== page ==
Alton Evening Telegraph from Alton, Illinois on July 10, 1958 · Page 32
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Alton Evening Telegraph from Alton, Illinois · Page 32

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Alton, Illinois
Issue Date:
Thursday, July 10, 1958
Page:
Page 32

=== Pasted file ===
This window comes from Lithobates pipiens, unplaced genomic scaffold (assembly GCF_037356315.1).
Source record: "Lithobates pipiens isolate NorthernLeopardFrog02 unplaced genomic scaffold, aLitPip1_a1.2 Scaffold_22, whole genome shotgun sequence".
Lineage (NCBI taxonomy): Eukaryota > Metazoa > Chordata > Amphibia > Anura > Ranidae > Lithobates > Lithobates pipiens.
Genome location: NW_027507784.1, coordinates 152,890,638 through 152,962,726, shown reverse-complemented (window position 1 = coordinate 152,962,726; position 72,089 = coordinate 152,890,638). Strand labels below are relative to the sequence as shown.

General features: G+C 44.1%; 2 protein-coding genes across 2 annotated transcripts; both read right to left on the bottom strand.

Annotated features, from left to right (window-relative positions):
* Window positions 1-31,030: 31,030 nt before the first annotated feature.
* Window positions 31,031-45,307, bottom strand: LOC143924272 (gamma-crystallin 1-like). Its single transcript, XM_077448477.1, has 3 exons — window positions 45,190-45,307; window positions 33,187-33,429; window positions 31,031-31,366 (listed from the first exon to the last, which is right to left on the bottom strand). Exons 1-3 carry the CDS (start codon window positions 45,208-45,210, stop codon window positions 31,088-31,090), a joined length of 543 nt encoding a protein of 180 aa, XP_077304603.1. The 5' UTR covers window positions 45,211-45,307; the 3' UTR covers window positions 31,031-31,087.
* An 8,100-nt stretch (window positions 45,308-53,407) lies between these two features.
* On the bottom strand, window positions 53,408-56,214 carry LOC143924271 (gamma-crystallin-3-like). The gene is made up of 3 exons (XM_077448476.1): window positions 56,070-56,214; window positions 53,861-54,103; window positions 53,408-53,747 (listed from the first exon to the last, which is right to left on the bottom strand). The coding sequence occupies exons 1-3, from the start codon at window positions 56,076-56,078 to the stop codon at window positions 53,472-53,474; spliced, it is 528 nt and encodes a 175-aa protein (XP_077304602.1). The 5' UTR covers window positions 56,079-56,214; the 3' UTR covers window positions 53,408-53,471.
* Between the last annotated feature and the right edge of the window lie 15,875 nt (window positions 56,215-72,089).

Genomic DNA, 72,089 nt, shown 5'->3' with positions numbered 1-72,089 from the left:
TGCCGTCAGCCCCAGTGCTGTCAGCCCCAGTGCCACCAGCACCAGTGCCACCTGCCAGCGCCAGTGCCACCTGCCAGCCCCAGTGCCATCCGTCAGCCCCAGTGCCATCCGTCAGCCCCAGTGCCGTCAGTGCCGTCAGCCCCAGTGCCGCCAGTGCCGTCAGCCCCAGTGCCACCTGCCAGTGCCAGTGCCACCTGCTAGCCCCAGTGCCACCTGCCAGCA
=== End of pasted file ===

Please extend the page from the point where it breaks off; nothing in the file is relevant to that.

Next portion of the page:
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ftM^SHt^-TWO SAXON ALTON EVENING TELEGRAPH CAPTAIN EASY , OH. 3055! WITH SANDR/k DEM>, THERE'S NO WAV TO TIE US WITH CAROOON! AWVWA.V, I MEAN TO SEE WORE Of EASY,., LOT* VE£...A COINCIDENCE, I HOPS 1 THE POLICE SEEN TO *.. - »i >.» v THW " K HB '* "ERE AS A TOURIST. EA*y 15 AL40 H, EMPLOYED BY J.P. IP JOSS SUSPECTED WHV IM HERB, AN£> HAt> POLICE CHECK ON ME TO CONFIRM IT, HOLLY.,IT MAV MEAN HE H*5 SOMETHING TO HIPB! ORTHATAflATHAWANfc FACTS SHE CAN USE TO PRESSURE VOU INTO P05IN6! WHICH REMINDS ME, I HEARD TODAY *HE ONC6 DlO THAT TO SANDRA VIUANl! THE SMITH FAMILY By Mr. and Mrs. George Smith OCTUflLLV Ram 1HTO T+ART sueoTt OOP*/ T\n\fe6T BIT TOO TIGHT. siv ALLEY OOP By V. T. Hamin HEY, WHAT MOD DOtN 1 ANY, I TAUKED AW, LETS GIVE UP ON ) NO, BY SUM, THAT SPIKE-TAILED ( I'M SONNA, LOUT/ I'VE HOLLERED ) FlMD IM AN' BAV\-LED TILL I'M/ ^W IP IT PLUMB GIVE OUT.'/TAKESTH 1 REST OF TH 1 WEEK." BACK HERE, FRIEND / 'IM OUT OF /WHERE'S ^SOMEWHERE, NO OOP? I THOUGHT / rr...'TWARN'T/ OC PINNY? \ DOUBT... PROB'LY OL' SUZ HA.D VOU / IMPOKTWsJT I Y'SEEN MM j COME RUNNIM' IN TH'COOP? (&\ /MMYWAY_ V LWELY? / IF YOU'D BUT „„„ . SHOUT. OUR BOARDING HOUSE With MAJOR HOOPLE MUST.' 6lMirJ<& SlRTU MPRESSED, SOT NOT OO MUCH* OUT OUR WAY By J. R. Williams •J DO VOU MEAN TO TELL ME THEM KIPS TH'T CAME OUT FIRST TIEP DOWTT HIM* THEy NOTICED WAS P^. -,. ••••• • ^ C • cX < 5»* J »^v THE BU6 HO A RU6 FRECKLES AND HIS FRIENDS By Merrill Blosser Mey, LARO/C'MON IN I AM /w THE WATf R / BOOTS AND HER BUDDIES By Edgar Martin THURSDAY, JULY 10,19SS Treasure if Jrili Coital Mttfbf Ay Ren Bald and Jerri- BnmfteM OKAY »VTTH MS, SAXON. I'VE SOME NEW <TAN ONE OF YOU 6FNTS PPIV£ OVER TO UNIT- FOUR TOMORROW TO PICK UP THEIR SEISMOSRAPHIC THEY IE FINI5HEP THEIR SOUNDINGS... NOTHING MUCH. TA. WISE 6UV. VOU'Lt BE . THE PlANK PdAD. ...6uT I'LL HAVE fTUIHAifltMUKt TO PEVFLOP MY PICTURES FIRST THINfr 1 (5ET BACK By Wilson Scruggs THE S10RV OF MARTHA WAVNE •COME WHEN CALLED.,, YiAH'-BUTOME TH 2 NEVER COULD 1IAQ DO... VE VOU TOED WHO'S 'WE'?>es. WMJS -we sti stw' woMAms due co w i TTK MR. LORD. SHE LEFT FOR CHICAGO J UU< 15 IT TKUE THAT «UL OOUC3US LORD, THE CHICAGO ARCHITECT, WILL >, TO ASK HM,CM?IS. HEW 5HOPP1W6CEWTER?/«E ^OK AVOTE CXj i KMEW WHO'S 6OJ6 TO) grace-it's MIVED ONTACT PMJL OOU6LA5 ON BEHALF OF W MEW 5HOPPIU6 By Carl Orubert THE BERRYS By Leslie Turner AND ItL ONLY t. HEX FAT.,.. NOW TRY TO TELL ME THAT I DIDNT OSE A POUND I • OKAY,,.,CUT EVERYTHING BUTTER THE TOAST HALFTONE EGG, ONE ON ONE SIDE STRIP OF BACON AMD ONLY ONE PIECE OF TOAST.' HENRY By Carl Anderson DONALD DUCK By Walt Disney True Life Adventures ^/ATCHTOWER ON UEGS GIRAFFE te AM ' ANIMATE? LOOKOUT STATION. HIS [^ PROVIDES THE BEST VI6W ON THE VEUTTT. REMARKA8L-E ARE HIS EVES, WHICH ARE SO v PUACEP AS TO <&IVE HIM VISION IN A1.U PlfZECTlONS WITHOUT TURNING HIS HEAP, CARNIVAL By Dick Turner "I can't take it back now! You've bent it!" •A Junior Editors- LAW QUIZ QUESTION: Why ore there 12 persons on a jury ? ANSWER: For hundreds of years. Americana and Englishmen have regarded the right to be tried by a jury of one's peert a* an important guaranty of liberty. The U. S. Constitution provides that every person accused of crime shall have the right to be tried by an impartial Jury in the district where the crime was committed. Many European and South American countries also have adopted the jury system. Th« forerunners of today's juries were the inquisitions in France in the 800's. The inquisitions were called to get information and to decide the rights of the crown, The decisions were made by a varying numberof the king's representatives. These are not to be confused with the religious inquisitions of the <Mlddle Age* which were designed to seek out heresy Mid punish heretics. The Norman invaders brought the inquisition form'of trial to England in 1066. Previously, the English had a system of U knights who determined whether accused men should be freed or forced to submit to trial by ordeal or combat, By 1400, the English had combined the Inquisition and 12-knlght methods Into a legal jury system similar to that which we have today. • • » FOR YOU TO DO: Here Is an early day jury hearing the cast of • man accused of stealing a puree at knifepoint. Note the evidence on the table. Color the picture, « « » (Judy Nale of Homer, 111., wins $10 for this question, Do you have sgoodone?Sonditoniposlc»rd to Violet Moor* Higglns, AP Newifesiures, in care of this newspaper. Tomorrow; DP uiimals have different blood types like humuul) 7-IU Read Telegraph Want Ads Daily Wl\u(U Enjoy summer leisure more- create this colorful afghan in odd moments. Light, cool—crochet triangles, join later. Scrap-basket beauty! Marvelous for vacation trips, footbaS games. Pattern 793: crochet dl» rections for afghan. Send 35 cent* (coins) for this pattern—add five cents for each pattern tor first-class maillngt Send to Alton Telegraph, W, IVeedlecraft Dept., P.O. Box 191, Old Chelsea Station, New York II, X. Y. Print plainly Pattern Number, Name and Addr&s. As a bonus, TWO complete patterns are printed right in our LAURA WHEELER Needlecraft Book. Dozens of other designs you'll want to order—easy fascinating handwork for yourself, your home, gifts, bazaar items. Send 25 cents for your copy of this book today! , Fashion Neivs PRINTED PATTERN Bloused above, sleek below— what a clever shaping of fashion news! In cotton, shantung, 01 silk blend, this Printed Pattern is casual for business, dashing enough for dates, Printed Pattern 4851: Misses' Sizes 12, 14, 16, 18. 20, Size 1« takes 3>i yards 35-inch check fabric, % yard plain. Printed directions on each pat* tern part. Easier, accurate. Send 60 cents in coin* tor thli pattern—add five cent* (or each pattern for first-class .mailing* Send to ANNE ADAMS, care of Alton Telegraph, 177, Pattern Dept., 348 W. 17th St., New York 11, N. Y. Print plainly Name. Address, Size and Style Number. Poise is the ability to act as if you expected the unexpected all the time. ©NEAd FARM ACCIDENTS 18.MW VCABL1 By Science Service NEW YORK - Farm accidents take about 13,000 lives a year among rural residents in the United States, according to statisticians of the Metropolitan Life Insurance Company here. Machinery is involved in more than QDMhird of the fata) injuries that occur an the (arm. Drowning • and fbwim almost tie for second place as the next mart IreQuent causes. All three, farm machinery, drowning and firearm accidents, account for 60% of ail on«the-farm accident fatalities.